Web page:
Survivel, growth, and nutrition of tree seedlings fertilized at planting on Andisol soils in Iceland: six-year results

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A field trial was carried out in 1995 to study the effect of fertilization at planting on the survival, growth, and nutrition of tree seedlings planted on Andisol soils at two sites in South Iceland. Nine fertilizer treatments were tested on three tree species Betula pubescens Ehrh., Larix sibirica Ledeb. and Picea sitchensis (Bong.) Carr. After six growing seasons, seedlings provided with controlled-release-fertilizer (Osmocote®: 25 g per seedling) or smaller amounts of easily soluble nitrogen–phosphorus fertilizer (e.g. 1.2 g N per seedling and 1.4 g P per seedling) showed significantly improved survival and growth. Larger amounts of N increased mortality during the first year. Fertilized trees were less subject to frost heaving than untreated trees. In the year following application of NPK fertilizer the effect was insignificant on the foliar concentration of macronutrients of the fertilized seedlings, compared to control seedlings. It is concluded that fertilization during afforestation in Iceland and other areas in the world with similar climatic and soil properties could make the difference between plantation success or failure. Growth; Survival; Foliar nutrient concentration; Frost heaving; Betula pubescens Ehrh.; Larix sibirica Ledeb.; Picea sitchensis (Bong.) Carr.; Fertilizer; Containerized seedlings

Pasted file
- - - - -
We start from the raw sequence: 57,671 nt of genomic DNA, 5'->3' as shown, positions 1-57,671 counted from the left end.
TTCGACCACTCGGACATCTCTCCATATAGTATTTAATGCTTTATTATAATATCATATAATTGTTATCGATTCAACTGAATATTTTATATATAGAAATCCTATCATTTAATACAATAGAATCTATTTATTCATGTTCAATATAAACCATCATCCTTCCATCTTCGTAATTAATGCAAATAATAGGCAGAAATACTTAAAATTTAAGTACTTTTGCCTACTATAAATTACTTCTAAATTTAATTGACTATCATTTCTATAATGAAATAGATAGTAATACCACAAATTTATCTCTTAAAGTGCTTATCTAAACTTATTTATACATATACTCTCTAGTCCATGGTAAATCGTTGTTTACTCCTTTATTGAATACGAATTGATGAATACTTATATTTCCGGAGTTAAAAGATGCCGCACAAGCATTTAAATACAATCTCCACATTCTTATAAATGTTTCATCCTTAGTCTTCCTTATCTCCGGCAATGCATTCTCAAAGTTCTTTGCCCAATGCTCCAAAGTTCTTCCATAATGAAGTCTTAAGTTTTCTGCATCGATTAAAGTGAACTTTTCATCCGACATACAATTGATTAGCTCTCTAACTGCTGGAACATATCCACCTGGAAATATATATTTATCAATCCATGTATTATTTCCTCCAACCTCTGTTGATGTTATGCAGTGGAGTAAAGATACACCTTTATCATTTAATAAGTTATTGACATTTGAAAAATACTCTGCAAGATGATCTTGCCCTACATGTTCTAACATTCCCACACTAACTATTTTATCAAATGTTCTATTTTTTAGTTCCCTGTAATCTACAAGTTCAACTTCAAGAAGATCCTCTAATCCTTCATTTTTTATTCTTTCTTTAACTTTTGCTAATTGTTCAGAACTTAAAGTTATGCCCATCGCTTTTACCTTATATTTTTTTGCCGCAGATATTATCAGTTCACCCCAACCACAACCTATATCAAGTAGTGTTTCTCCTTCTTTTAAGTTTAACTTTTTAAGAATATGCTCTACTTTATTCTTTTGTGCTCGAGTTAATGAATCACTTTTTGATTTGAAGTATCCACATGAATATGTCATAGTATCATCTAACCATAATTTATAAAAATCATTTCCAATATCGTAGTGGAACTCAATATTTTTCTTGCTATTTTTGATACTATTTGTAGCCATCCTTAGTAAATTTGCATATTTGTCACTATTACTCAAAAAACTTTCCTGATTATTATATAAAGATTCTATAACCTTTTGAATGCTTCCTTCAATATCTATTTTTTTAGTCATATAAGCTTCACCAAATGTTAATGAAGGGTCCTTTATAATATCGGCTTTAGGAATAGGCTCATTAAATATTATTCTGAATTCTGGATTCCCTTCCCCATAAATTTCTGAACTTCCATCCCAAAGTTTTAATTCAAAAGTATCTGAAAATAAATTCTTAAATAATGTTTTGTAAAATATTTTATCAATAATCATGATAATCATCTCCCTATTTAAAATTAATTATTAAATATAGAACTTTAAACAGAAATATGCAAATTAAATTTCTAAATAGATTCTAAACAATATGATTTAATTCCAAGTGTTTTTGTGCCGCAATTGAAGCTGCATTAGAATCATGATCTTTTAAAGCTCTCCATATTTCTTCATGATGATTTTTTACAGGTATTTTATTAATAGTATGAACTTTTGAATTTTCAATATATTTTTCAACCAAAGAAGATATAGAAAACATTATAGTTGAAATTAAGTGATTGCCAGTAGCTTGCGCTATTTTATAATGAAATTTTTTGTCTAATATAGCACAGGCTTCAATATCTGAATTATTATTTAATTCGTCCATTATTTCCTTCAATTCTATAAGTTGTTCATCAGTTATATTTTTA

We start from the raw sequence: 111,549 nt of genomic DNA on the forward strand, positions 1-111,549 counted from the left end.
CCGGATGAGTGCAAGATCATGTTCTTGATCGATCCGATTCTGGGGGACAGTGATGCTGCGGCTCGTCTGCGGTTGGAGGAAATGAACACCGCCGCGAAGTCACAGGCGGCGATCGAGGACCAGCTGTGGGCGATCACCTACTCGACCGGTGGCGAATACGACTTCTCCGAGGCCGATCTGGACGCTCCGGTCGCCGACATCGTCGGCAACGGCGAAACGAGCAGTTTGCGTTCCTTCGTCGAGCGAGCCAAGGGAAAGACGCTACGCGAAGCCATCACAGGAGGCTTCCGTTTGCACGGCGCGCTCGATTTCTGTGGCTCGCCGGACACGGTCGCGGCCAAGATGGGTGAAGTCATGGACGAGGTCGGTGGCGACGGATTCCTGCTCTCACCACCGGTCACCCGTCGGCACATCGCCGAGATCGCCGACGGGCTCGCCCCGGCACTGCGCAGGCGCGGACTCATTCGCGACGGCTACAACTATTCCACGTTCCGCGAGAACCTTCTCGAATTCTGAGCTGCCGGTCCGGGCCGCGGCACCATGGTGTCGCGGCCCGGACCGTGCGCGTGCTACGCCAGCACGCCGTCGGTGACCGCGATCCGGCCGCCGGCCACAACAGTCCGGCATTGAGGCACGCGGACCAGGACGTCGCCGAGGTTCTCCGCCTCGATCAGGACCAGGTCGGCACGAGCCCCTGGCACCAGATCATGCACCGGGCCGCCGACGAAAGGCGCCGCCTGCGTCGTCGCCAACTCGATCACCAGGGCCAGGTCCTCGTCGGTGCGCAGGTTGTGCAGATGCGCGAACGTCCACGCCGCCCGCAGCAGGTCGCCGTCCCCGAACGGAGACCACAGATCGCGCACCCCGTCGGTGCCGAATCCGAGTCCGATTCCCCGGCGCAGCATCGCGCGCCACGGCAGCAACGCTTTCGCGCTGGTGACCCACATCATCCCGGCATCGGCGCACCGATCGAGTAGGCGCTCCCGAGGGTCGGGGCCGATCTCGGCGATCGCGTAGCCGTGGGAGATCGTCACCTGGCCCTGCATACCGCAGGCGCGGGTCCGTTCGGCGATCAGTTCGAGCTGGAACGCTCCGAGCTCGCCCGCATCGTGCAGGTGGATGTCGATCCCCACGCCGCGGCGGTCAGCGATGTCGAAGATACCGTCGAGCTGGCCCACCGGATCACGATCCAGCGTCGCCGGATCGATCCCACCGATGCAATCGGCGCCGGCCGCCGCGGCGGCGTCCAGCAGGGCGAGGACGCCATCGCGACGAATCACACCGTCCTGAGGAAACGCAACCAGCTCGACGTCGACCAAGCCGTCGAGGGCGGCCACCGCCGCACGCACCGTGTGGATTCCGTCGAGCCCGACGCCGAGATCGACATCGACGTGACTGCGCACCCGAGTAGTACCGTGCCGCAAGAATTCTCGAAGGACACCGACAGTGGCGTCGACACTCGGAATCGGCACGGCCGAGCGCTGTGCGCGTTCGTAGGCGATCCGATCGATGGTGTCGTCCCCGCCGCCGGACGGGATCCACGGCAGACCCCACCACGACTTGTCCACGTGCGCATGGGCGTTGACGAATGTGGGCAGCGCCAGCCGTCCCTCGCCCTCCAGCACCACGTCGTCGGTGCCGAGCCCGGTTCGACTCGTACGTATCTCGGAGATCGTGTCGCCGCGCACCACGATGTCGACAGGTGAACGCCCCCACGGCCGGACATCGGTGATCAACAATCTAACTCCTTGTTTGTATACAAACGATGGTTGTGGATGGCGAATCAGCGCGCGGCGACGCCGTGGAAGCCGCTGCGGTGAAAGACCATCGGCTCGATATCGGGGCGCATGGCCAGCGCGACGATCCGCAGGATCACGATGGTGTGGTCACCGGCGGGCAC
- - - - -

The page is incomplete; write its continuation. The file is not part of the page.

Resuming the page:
Original languageEnglish
JournalForest Ecology and Management
Issue number1-3
Pages (from-to)88-97
Number of pages10
Publication statusPublished - 2006

ID: 8028587